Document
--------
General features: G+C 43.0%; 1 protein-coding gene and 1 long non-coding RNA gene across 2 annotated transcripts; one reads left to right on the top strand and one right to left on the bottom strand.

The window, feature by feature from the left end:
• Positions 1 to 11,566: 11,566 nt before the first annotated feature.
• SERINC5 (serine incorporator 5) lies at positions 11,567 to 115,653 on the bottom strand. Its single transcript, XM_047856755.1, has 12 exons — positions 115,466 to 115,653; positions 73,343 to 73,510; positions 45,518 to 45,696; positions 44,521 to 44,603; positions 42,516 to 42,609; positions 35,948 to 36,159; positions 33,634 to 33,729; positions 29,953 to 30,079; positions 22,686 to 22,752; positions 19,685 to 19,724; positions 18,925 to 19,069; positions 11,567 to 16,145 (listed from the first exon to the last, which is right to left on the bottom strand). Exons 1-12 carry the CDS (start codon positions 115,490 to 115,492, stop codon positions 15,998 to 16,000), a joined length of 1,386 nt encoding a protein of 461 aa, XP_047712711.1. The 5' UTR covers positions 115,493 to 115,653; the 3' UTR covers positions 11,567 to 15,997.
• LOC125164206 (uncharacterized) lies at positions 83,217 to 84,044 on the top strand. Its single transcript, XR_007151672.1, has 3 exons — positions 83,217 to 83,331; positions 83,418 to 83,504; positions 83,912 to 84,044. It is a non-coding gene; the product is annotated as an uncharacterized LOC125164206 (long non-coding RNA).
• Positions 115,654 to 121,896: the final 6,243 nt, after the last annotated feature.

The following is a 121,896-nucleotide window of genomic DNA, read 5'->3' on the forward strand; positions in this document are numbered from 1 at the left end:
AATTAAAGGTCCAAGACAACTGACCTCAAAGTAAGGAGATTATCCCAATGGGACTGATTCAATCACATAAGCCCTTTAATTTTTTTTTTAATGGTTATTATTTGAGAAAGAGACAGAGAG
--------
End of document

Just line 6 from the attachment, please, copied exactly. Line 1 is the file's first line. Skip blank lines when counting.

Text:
• Positions 115,654 to 121,896: the final 6,243 nt, after the last annotated feature.